Oh glorious morning! An unexpected new single from mewithoutYou! They have been one of my favorite bands from the last decade because of their unique sound and imagery that’s woven throughout their material. The band has changed over the years (and people have strong opinions about that) and will undoubtedly have some hesitation about this new iteration, but I love it. The tone is closer to a balance of Catch for Me the Foxes and Brother, Sister, to me. And, as expected, FULL of spiritual depth.
I’m going to explain a few of the references and then give my take on what I think the overall meaning could be.
“Holy to the LORD on the bells of horses” (title and lyric)
This is drawn from Zechariah 14:20-21, which dates to 520-518BCE:
On that day, “Holy to the LORD” will be inscribed on the bells of the horses, and the pots in the LORD ’s house will be holy like the bowls before the altar. Every pot in Jerusalem and in Judah will be holy to the Lord of heavenly forces.
This section of Zechariah is looking forward to a time when God will restore the Hebrew people and provide Justice for their oppression. It is written for a community in exile to inspire hope in God’s coming deliverance and restoration. The phrase “Holy to the LORD” being applied to the bells of horses and to cooking pots symbolizes that the entire society will be purified (like the ritual bowls at the altar in the Temple).
“Out beyond ideas of right and wrong is a field…”
This quote is from Rumi, a Persian poet and leader within Sufism, which is a more mystical tradition of Islam. Aaron Weiss (vocals and guitar) and Michael Weiss (guitar, keyboard, vocals) were raised in a Sufi household and have quoted Rumi in other songs (“The Cure for Pain” and “Seven Sisters”).
This verse describes an encounter with a person named Yusef who maintains the exclusivity of his religion.
In case your plan falls through to mispronounce my name,
[static between me and that Salafi, Yusef]
to curse You-Don’t-Know-Who and bow before the same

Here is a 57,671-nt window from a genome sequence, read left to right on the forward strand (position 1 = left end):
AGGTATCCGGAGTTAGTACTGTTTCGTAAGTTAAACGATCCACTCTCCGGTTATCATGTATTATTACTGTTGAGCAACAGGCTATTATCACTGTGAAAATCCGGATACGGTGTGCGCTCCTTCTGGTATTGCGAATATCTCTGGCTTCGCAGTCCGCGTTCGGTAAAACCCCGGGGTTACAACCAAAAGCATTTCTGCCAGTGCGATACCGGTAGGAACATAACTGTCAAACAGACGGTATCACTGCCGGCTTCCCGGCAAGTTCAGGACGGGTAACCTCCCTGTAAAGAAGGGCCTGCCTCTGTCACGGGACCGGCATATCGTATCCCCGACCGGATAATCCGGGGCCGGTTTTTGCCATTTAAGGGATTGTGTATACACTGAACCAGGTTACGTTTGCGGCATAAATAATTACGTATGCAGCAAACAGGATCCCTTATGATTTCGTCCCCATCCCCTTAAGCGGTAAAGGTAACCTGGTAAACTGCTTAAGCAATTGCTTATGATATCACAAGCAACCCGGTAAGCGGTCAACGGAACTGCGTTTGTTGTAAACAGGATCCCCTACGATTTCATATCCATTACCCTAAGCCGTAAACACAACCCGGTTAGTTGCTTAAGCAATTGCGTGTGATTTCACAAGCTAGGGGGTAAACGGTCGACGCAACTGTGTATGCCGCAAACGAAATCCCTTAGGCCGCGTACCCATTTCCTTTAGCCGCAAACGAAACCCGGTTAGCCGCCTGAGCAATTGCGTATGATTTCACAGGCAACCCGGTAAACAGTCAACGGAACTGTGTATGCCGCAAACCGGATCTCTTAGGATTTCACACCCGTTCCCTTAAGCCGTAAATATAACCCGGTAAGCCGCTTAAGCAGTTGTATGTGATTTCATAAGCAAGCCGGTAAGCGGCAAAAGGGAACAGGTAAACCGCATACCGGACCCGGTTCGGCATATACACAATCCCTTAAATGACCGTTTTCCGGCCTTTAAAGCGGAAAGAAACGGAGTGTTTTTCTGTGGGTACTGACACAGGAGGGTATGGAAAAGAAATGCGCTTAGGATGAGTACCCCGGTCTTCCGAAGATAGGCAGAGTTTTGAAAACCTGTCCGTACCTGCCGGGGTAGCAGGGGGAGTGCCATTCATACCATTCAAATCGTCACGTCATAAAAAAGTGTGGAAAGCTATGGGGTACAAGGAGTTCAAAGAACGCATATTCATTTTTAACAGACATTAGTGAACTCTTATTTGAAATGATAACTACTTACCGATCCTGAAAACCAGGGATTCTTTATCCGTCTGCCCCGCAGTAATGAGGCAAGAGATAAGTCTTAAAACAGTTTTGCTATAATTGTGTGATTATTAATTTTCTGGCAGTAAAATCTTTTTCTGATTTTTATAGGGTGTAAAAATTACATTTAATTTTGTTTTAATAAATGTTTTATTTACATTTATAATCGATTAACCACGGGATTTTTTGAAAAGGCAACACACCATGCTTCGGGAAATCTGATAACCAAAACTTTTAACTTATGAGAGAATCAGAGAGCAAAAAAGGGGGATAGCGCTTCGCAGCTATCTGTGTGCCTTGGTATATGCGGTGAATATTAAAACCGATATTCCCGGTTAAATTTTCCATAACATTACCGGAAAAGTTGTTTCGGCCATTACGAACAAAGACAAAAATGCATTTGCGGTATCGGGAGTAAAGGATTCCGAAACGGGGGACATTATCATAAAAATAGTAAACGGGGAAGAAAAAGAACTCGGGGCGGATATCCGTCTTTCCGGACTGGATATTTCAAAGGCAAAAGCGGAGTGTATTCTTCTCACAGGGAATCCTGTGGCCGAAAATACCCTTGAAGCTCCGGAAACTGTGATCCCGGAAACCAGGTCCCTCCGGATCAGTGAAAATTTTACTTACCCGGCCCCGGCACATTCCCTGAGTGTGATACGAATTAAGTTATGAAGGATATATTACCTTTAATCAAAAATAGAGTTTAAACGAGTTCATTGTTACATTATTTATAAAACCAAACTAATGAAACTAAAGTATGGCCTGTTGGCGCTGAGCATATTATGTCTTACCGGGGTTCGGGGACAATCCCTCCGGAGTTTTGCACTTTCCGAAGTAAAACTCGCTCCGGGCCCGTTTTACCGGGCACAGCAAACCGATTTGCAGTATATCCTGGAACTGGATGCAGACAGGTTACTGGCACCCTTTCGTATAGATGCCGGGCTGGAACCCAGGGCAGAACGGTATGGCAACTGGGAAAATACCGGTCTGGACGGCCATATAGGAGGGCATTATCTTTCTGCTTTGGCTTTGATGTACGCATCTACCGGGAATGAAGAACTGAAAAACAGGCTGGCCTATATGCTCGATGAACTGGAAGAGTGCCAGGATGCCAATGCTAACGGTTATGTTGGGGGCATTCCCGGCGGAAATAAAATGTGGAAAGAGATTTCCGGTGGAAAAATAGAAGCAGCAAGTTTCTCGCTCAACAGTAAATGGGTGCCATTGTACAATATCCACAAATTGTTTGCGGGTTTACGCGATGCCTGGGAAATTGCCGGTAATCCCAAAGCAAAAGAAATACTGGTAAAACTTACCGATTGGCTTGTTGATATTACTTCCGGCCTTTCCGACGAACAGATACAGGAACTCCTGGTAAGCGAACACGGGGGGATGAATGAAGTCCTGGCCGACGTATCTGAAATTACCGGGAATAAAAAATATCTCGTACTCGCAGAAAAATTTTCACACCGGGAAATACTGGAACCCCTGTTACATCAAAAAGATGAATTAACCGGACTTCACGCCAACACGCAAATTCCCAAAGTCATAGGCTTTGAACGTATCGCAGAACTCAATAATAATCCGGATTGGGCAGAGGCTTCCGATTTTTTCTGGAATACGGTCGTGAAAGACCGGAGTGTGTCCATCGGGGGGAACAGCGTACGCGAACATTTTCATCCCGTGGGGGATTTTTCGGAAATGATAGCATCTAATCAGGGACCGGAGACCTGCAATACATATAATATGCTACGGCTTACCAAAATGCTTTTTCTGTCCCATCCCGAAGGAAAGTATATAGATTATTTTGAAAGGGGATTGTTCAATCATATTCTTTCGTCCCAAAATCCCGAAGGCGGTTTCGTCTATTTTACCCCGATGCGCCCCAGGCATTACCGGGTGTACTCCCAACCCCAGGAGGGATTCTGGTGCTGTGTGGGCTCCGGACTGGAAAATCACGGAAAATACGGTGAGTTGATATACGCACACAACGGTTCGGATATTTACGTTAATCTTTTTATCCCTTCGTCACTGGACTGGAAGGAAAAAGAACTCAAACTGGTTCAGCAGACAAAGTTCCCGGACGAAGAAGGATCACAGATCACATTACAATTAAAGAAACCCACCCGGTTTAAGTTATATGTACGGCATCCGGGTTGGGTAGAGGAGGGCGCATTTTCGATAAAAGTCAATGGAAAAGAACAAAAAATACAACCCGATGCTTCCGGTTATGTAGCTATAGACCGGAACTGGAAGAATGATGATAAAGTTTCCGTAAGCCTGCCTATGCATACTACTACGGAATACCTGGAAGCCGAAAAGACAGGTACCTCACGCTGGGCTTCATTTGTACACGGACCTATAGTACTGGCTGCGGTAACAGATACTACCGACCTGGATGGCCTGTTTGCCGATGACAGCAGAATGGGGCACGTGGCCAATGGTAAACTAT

[so was the scene at al-Aqsa,]
I’ll meet you there.
[I have to admit, I loved the cut of his pant legs!]
another lovely afternoon for Sūrat al-Kāfirūn
Salafi is a term for a branch of Islam that advocates for a return to the earliest interpretations and application of the Qur’an. This is largely seen as a regressive stance and a reaction to more contemporary practice of the faith.
You-Don’t-Know-Who is an honorific that could either refer to YHWH/Allah or the Prophet Muhammad. The practice of avoiding a personal name has a long cultural tradition in Judaism and Islam, which is used here with the twist that the person does not really know of whom he refers. Additionally, that this person is cursing and worshiping simultaneously underscores the religious hypocrisy.
This is the name of the mosque that is built in the Old City of Jerusalem, Israel, which is venerated in Islam, Judaism, and Christianity.
This is the title of the 109th surah of the Qur’an, popularly known as “The Unbelievers” and is a commandment not to compromise in matters of religion (some contemporary interpretation do view this text as an opening for religious tolerance and co-existence, however).
Say: O unbelievers! I do not worship that which you worship, nor do you worship that which I worship. I shall never worship that which you worship, nor will you ever worship that which I worship. You have your religion, and I have mine.
English translation by Muhammad Farooq-i-Azam Malik
Meaning (for me, anyway)
The message of the song is to find meaning and freedom in faith and spirituality rather than being preoccupied with right and wrong behaviors which each religion will determine themselves (especially in reference to a cultural context far removed from today). The band’s prior work has often blurred the boundaries between Christianity, Islam, and Judaism, and is especially attentive to their mystical traditions. This motif continues in the chorus and presents some new imagery:
‘Holy to the LORD’ on the bells of horses
Safely on the shore, we sank like stones
to the bottom of a made up ocean.
This chorus posits that mysticism is necessary for a vibrant faith. If all has been restored by God (when Holy to the LORD is inscribed on bells and pots), we inhabit a paradoxical location in which we are both safe on the shore yet inventing the opposite situation that would betray our true reality. The line “so many ways to lose so many faiths” conveys the potential for all religions to fall into this trap of exchanging their life-enriching qualities for an inescapable ocean of fundamentalism and exclusivity. When this is done in the name of God, we prove that we do not know whom we speak of.
What do you think? This whole site is in experiment mode right now so I am looking for feedback. Use the comment area to let me know if you like this type of content or how to improve it- comments won’t post so only I will see what you have to say. Thanks! -michael